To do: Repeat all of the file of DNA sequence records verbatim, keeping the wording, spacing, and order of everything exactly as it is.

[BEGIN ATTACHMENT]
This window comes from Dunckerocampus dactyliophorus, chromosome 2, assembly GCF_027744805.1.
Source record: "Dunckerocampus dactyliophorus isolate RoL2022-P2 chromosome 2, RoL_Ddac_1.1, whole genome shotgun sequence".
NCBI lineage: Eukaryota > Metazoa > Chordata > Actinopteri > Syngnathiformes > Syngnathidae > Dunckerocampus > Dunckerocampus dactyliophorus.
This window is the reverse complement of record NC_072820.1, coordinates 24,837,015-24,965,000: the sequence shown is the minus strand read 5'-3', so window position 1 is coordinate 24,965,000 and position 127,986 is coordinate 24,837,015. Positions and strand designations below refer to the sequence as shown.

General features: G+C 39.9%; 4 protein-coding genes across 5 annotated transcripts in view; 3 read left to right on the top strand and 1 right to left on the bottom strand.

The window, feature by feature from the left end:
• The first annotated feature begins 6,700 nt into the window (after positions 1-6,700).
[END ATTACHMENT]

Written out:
This window comes from Dunckerocampus dactyliophorus, chromosome 2, assembly GCF_027744805.1.
Source record: "Dunckerocampus dactyliophorus isolate RoL2022-P2 chromosome 2, RoL_Ddac_1.1, whole genome shotgun sequence".
NCBI lineage: Eukaryota > Metazoa > Chordata > Actinopteri > Syngnathiformes > Syngnathidae > Dunckerocampus > Dunckerocampus dactyliophorus.
This window is the reverse complement of record NC_072820.1, coordinates 24,837,015-24,965,000: the sequence shown is the minus strand read 5'-3', so window position 1 is coordinate 24,965,000 and position 127,986 is coordinate 24,837,015. Positions and strand designations below refer to the sequence as shown.

General features: G+C 39.9%; 4 protein-coding genes across 5 annotated transcripts in view; 3 read left to right on the top strand and 1 right to left on the bottom strand.

The window, feature by feature from the left end:
• The first annotated feature begins 6,700 nt into the window (after positions 1-6,700).